Zeke Meeks vs. the Putrid Puppet Pals. by D.L. Green. February 1, 2012. Picture Window Books. 128 pages. ISBN: 9781404868038.
Zeke Meeks vs. the Putrid Puppet Pals is the story of a childhood toy fad and how it affects the one boy in class who is just not into it. The puppet pals - like real-life Beanie Babies, Furbies, and Silly Bandz - have taken over Zeke’s class. The puppets aren’t particularly interesting, but some of them are supposedly collectible, and all the kids Zeke knows, including his best friend, have gone totally crazy buying, trading and playing with them. Zeke finds it more and more difficult to find friends to play with at recess, and he finds himself faced with two options - either embrace the fad he so despises, or find a way to put a stop to it.
I thought the idea of a toy fad was the perfect subject for a chapter book. All kids can relate to these crazes, which seem to come around every couple of years, and I’m sure not all of them fall instantly in love, even if their friends are obsessed with the latest big thing. This book is published by Capstone, which is known for publishing high interest books that appeal to reluctant readers, and Zeke Meeks vs. the Putrid Puppet Pals definitely fits that bill. The design of the book, and its many illustrations and embellishments make it look a lot like the Diary of a Wimpy Kid series, but the reading level makes it more appropriate for the slightly younger audiences, of second-, third-, and fourth-graders who might not be ready to read Wimpy Kid just yet.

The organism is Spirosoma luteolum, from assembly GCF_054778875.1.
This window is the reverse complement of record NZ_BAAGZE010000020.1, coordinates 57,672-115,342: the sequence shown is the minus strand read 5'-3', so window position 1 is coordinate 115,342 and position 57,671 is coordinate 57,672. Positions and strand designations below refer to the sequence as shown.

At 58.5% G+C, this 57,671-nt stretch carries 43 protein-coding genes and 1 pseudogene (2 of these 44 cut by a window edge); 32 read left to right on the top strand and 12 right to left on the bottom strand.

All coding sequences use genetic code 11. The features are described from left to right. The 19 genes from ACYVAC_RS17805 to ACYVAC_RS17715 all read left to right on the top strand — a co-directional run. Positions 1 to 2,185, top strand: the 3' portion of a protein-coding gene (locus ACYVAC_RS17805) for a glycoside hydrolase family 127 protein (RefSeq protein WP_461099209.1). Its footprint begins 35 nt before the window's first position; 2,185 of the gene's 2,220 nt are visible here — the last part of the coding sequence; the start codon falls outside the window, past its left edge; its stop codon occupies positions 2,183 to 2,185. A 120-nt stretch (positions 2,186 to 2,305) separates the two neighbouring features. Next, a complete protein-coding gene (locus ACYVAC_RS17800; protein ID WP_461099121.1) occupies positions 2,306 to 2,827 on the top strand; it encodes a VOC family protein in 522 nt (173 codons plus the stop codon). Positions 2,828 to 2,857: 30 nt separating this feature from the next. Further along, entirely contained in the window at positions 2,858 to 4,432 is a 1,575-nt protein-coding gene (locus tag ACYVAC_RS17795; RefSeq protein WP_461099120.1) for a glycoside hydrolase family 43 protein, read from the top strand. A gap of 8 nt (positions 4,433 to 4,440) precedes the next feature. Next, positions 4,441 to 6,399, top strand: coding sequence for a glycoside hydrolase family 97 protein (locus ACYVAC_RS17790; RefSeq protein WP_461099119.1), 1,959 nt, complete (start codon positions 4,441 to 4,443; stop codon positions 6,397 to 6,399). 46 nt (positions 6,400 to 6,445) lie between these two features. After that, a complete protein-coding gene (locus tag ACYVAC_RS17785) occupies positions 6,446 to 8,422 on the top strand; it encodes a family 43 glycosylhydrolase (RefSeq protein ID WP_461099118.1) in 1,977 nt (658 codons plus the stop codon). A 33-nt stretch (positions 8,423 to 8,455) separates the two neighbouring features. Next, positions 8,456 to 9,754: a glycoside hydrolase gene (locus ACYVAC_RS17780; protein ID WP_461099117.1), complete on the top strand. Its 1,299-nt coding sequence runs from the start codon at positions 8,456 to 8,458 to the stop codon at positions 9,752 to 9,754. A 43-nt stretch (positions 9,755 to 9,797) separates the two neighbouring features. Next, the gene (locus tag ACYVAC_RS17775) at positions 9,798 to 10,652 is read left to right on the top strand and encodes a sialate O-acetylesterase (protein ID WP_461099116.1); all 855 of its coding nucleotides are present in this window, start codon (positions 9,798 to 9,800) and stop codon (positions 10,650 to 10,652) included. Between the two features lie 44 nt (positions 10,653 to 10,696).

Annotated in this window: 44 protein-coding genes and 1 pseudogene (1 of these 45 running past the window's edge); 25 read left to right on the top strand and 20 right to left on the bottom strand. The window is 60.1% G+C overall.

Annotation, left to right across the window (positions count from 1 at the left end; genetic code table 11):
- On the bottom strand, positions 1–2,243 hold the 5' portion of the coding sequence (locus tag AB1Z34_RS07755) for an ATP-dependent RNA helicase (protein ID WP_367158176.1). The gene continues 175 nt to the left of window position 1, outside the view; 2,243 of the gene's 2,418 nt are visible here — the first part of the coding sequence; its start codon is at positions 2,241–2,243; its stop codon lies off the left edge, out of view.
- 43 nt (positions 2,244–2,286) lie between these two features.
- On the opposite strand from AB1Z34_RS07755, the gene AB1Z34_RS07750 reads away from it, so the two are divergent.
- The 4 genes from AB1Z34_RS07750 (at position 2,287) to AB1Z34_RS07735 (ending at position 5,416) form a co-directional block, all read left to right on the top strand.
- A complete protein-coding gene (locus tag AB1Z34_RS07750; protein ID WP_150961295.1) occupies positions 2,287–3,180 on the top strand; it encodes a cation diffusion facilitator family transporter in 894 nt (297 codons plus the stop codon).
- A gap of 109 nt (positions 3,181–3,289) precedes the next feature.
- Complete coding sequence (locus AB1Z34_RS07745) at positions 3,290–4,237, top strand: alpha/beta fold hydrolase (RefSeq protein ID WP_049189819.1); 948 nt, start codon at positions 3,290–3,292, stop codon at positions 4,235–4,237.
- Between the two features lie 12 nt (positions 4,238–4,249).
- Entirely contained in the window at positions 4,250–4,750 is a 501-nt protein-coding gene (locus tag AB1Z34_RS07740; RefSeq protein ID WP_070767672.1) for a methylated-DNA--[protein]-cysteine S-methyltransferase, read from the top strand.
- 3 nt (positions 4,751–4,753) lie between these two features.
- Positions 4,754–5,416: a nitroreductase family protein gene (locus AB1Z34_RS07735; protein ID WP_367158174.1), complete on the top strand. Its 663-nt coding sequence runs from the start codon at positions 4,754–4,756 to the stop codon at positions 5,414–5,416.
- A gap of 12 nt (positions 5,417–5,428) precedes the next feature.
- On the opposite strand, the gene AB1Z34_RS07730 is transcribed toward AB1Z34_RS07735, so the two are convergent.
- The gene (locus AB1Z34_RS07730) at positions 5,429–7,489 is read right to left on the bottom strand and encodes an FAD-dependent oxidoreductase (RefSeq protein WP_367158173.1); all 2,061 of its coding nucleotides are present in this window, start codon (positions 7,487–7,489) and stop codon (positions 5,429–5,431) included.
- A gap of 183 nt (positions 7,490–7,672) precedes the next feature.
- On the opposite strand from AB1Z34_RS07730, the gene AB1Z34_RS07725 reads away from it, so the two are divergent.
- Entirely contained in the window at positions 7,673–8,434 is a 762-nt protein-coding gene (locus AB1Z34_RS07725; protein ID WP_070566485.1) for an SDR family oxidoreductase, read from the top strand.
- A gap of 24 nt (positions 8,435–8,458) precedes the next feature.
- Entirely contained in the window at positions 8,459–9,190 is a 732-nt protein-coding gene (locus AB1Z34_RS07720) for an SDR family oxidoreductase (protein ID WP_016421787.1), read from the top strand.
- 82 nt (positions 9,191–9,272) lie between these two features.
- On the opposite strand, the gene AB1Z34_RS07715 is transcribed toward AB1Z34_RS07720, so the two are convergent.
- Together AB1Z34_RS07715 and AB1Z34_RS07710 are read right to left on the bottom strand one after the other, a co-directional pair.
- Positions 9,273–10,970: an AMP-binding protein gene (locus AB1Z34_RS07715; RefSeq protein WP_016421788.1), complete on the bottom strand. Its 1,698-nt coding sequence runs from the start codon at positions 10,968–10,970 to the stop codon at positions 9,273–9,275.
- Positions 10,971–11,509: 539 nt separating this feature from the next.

I loved the way the author depicted Zeke’s hatred for the puppets, but also occasionally allowed him to covet the puppets as well, out of a desire to fit in and to have playmates again. I thought the psychology of that was really interesting, and it made Zeke so much more real and relatable. My only complaint is that, out of nowhere, toward the end of the book, Zeke references the book itself as though he is aware he is in a story. I found that distracting, and it sort of took away from the realism of the rest of the story, which never breaks the fourth wall in any way.
All in all, though, this is a clever, funny, and timely tale that will appeal to boys or girls. The way the story ends doesn’t necessarily indicate that Zeke’s friends have learned anything from their Puppet Pals experience, but the entire story raises important questions about materialism and the way certain products are marketed to kids.
Recommend this book to kids you know who have enjoyed Big Nate, Diary of a Wimpy Kid, Amelia Rules, and Alvin Ho. Zeke Meeks vs. the Putrid Puppet Pals will be published February 1, 2012.
I received a digital ARC of Zeke Meeks vs. the Putrid Puppet Pals from Capstone via NetGalley.
For more about this book, visit Goodreads and Worldcat.
NOTE ADDED 10/26/12: This book was nominated for the 2012 Cybils Awards in the Easy Reader/Early Chapter Book category. I am a first-round panelist in this category, but this review reflects my opinions only, not those of any other panelist, or the panel as a whole. Thanks!